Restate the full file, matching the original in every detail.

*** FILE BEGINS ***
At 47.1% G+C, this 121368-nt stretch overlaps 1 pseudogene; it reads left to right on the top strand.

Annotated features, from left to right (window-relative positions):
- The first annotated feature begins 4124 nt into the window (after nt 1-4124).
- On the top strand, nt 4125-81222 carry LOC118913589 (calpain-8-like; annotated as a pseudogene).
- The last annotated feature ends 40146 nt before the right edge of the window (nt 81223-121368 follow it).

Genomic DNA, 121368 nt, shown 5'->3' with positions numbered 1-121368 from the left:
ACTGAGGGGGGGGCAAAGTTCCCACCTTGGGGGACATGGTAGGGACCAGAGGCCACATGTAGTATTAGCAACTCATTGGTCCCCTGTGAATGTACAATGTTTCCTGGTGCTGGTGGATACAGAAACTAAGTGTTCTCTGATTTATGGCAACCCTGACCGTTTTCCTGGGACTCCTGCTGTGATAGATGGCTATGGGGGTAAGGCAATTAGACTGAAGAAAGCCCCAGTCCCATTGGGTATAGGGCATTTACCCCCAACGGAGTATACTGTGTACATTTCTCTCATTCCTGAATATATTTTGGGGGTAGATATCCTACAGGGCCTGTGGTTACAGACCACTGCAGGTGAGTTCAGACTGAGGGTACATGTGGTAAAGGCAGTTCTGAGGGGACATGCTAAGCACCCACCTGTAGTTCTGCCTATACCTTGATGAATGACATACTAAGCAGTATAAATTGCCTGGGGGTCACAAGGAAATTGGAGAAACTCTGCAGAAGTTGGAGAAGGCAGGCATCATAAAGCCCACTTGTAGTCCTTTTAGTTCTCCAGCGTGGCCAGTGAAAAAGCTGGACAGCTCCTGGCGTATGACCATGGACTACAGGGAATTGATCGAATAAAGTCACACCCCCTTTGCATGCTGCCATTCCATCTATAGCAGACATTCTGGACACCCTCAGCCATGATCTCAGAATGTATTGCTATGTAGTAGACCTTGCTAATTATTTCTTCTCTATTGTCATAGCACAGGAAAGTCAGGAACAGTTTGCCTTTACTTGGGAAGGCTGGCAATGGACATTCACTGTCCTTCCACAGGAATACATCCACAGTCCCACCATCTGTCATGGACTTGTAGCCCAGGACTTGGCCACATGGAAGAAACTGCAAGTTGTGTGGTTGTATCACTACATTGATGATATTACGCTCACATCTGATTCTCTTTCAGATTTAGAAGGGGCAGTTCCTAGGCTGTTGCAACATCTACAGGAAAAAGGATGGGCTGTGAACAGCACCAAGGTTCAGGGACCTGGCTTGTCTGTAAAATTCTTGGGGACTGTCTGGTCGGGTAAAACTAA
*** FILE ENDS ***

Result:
At 47.1% G+C, this 121368-nt stretch overlaps 1 pseudogene; it reads left to right on the top strand.

Annotated features, from left to right (window-relative positions):
- The first annotated feature begins 4124 nt into the window (after nt 1-4124).
- On the top strand, nt 4125-81222 carry LOC118913589 (calpain-8-like; annotated as a pseudogene).
- The last annotated feature ends 40146 nt before the right edge of the window (nt 81223-121368 follow it).

Genomic DNA, 121368 nt, shown 5'->3' with positions numbered 1-121368 from the left:
ACTGAGGGGGGGGCAAAGTTCCCACCTTGGGGGACATGGTAGGGACCAGAGGCCACATGTAGTATTAGCAACTCATTGGTCCCCTGTGAATGTACAATGTTTCCTGGTGCTGGTGGATACAGAAACTAAGTGTTCTCTGATTTATGGCAACCCTGACCGTTTTCCTGGGACTCCTGCTGTGATAGATGGCTATGGGGGTAAGGCAATTAGACTGAAGAAAGCCCCAGTCCCATTGGGTATAGGGCATTTACCCCCAACGGAGTATACTGTGTACATTTCTCTCATTCCTGAATATATTTTGGGGGTAGATATCCTACAGGGCCTGTGGTTACAGACCACTGCAGGTGAGTTCAGACTGAGGGTACATGTGGTAAAGGCAGTTCTGAGGGGACATGCTAAGCACCCACCTGTAGTTCTGCCTATACCTTGATGAATGACATACTAAGCAGTATAAATTGCCTGGGGGTCACAAGGAAATTGGAGAAACTCTGCAGAAGTTGGAGAAGGCAGGCATCATAAAGCCCACTTGTAGTCCTTTTAGTTCTCCAGCGTGGCCAGTGAAAAAGCTGGACAGCTCCTGGCGTATGACCATGGACTACAGGGAATTGATCGAATAAAGTCACACCCCCTTTGCATGCTGCCATTCCATCTATAGCAGACATTCTGGACACCCTCAGCCATGATCTCAGAATGTATTGCTATGTAGTAGACCTTGCTAATTATTTCTTCTCTATTGTCATAGCACAGGAAAGTCAGGAACAGTTTGCCTTTACTTGGGAAGGCTGGCAATGGACATTCACTGTCCTTCCACAGGAATACATCCACAGTCCCACCATCTGTCATGGACTTGTAGCCCAGGACTTGGCCACATGGAAGAAACTGCAAGTTGTGTGGTTGTATCACTACATTGATGATATTACGCTCACATCTGATTCTCTTTCAGATTTAGAAGGGGCAGTTCCTAGGCTGTTGCAACATCTACAGGAAAAAGGATGGGCTGTGAACAGCACCAAGGTTCAGGGACCTGGCTTGTCTGTAAAATTCTTGGGGACTGTCTGGTCGGGTAAAACTAA